Others will ask questions, so you might wish to check back later today or the next to see what turns up. Some of our participants are on e-group Digests, or don't get to their computers right away, so their questions and the corresponding answers might carry over through Wednesday or Thursday.

The comment section is ready for your questions, so don't be bashful. No question is too basic. We all start somewhere. 


Morgan Mandel
Morgan Mandel writes mysteries,romances, and thrillers. She's a past president of Chicago-North RWA, was the Library Liaison for Midwest MWA, and is an active blogger and social networker. Her personal blog is at:

Her romantic suspense, Killer Career, is available on Kindle and Smashwords, for 99 cents, and is also in print. Her paranormal thriller, Forever Young - Blessing or Curse is targeted for release soon on Kindle and Smashwords.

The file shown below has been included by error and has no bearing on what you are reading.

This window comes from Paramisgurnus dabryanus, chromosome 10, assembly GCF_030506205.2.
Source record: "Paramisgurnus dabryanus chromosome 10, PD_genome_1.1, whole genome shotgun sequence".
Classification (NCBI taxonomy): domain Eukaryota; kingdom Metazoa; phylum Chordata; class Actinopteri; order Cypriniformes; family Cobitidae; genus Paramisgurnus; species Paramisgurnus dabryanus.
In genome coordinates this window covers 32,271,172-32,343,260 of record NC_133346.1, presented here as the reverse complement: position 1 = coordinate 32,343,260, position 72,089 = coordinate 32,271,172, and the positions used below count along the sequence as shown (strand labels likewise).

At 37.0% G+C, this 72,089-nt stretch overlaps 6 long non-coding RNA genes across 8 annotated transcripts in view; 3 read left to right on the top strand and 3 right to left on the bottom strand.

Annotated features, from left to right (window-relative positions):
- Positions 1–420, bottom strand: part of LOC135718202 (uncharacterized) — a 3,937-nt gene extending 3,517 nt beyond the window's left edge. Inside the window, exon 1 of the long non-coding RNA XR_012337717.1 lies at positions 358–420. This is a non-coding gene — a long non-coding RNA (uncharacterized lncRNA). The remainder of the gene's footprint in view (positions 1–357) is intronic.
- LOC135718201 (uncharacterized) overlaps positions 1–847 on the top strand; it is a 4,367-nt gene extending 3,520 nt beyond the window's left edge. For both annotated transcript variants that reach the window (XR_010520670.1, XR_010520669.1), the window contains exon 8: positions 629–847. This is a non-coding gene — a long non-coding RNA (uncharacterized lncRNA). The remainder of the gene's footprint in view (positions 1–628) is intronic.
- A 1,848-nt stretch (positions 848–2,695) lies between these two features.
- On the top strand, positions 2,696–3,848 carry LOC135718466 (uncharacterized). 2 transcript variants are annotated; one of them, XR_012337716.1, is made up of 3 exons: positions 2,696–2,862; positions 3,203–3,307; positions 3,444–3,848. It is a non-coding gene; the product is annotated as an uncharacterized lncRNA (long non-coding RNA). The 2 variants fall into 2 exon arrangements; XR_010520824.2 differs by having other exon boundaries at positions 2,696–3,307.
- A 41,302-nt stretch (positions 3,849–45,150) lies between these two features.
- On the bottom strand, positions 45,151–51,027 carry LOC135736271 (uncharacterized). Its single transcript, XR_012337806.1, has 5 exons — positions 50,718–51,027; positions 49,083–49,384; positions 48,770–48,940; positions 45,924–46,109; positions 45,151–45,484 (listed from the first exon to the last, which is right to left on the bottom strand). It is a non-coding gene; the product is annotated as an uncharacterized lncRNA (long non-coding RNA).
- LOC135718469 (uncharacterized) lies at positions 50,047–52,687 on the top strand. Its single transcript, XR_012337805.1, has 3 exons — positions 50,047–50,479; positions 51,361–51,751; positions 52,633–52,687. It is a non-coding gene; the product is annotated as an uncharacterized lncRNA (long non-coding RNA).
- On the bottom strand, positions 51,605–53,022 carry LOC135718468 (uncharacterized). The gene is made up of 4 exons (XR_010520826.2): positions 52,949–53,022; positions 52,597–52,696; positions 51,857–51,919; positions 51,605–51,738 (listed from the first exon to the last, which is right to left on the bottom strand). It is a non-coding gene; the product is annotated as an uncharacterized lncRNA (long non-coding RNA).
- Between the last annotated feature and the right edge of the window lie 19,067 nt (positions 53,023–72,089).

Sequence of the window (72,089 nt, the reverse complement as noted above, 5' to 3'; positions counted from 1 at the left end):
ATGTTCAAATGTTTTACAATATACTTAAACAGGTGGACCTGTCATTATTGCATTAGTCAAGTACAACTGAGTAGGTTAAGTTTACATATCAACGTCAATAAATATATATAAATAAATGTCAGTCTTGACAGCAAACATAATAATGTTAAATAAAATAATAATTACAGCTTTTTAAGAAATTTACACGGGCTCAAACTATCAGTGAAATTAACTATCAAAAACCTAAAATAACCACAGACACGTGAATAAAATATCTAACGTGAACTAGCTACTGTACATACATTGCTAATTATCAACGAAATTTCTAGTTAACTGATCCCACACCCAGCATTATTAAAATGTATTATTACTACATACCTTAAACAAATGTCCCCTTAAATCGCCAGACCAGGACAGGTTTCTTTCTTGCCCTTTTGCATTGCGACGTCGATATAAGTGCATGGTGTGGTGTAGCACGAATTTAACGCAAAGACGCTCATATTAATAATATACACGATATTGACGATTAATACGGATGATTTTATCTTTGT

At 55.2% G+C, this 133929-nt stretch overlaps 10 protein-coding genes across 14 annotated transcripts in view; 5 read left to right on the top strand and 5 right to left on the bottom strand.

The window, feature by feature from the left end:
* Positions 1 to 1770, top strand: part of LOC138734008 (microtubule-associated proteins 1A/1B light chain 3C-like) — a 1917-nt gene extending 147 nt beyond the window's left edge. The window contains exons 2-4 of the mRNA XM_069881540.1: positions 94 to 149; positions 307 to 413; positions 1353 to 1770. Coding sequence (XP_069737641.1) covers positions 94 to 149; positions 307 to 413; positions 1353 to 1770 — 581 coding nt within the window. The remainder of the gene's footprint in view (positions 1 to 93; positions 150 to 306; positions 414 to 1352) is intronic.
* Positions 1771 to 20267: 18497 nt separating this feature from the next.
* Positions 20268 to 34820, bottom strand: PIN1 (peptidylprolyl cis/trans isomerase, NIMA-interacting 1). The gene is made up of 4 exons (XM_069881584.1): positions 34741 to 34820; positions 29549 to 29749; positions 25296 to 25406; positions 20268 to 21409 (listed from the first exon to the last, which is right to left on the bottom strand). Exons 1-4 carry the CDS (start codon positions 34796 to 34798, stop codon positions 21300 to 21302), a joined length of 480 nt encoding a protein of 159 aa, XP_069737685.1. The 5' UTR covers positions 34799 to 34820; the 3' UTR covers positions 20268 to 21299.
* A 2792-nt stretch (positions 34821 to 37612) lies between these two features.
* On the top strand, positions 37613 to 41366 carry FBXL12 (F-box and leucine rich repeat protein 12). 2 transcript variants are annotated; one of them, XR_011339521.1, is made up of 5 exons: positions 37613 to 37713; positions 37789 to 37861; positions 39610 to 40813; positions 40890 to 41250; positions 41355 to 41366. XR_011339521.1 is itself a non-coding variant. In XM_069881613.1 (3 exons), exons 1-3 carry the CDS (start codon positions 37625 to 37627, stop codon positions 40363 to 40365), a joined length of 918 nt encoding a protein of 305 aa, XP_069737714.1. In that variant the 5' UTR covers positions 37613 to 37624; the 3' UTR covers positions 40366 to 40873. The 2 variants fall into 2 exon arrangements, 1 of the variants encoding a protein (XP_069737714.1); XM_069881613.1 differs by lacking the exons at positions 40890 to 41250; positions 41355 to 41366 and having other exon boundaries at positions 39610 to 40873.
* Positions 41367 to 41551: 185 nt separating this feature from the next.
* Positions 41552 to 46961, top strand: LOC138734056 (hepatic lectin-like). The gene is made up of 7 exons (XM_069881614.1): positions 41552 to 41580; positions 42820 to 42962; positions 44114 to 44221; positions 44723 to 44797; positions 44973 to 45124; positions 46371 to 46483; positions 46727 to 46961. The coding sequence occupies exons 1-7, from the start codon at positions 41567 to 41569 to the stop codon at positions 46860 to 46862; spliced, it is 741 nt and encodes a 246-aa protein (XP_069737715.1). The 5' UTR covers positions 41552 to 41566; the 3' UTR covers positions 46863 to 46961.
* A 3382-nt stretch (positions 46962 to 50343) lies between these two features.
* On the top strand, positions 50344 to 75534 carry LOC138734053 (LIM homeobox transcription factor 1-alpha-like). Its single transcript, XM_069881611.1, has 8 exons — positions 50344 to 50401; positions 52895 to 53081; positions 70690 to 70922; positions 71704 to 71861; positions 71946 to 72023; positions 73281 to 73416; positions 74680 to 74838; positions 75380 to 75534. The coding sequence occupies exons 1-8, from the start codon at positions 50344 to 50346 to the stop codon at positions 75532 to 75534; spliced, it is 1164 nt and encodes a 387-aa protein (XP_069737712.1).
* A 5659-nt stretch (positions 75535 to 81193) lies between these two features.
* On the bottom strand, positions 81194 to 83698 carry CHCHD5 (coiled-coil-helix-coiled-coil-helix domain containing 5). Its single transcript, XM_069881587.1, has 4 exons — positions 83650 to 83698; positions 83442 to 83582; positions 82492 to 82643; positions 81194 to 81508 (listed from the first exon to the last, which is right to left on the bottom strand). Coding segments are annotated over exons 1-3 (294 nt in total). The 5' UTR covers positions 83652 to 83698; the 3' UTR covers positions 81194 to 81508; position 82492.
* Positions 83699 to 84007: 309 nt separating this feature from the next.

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Monday, October 3, 2011

Grammar ABCs: F is for Freewriting

How do you get rid of that inner editor—the devilish one that sits on one shoulder, whispering, “That’s not very good. What makes you think you can write? You can even spell!” Or “Doesn’t that need a comma there?” Or “Is that the right word? I don’t think so.”

Freewriting or flow of consciousness is a great exercise to shake off that devilish inner editor and get yourself back into a fun, playful sense of creativity. I think Natalie Goldberg (Writing Down the Bones and Wild Mind) was one of the first who promoted this form of writing.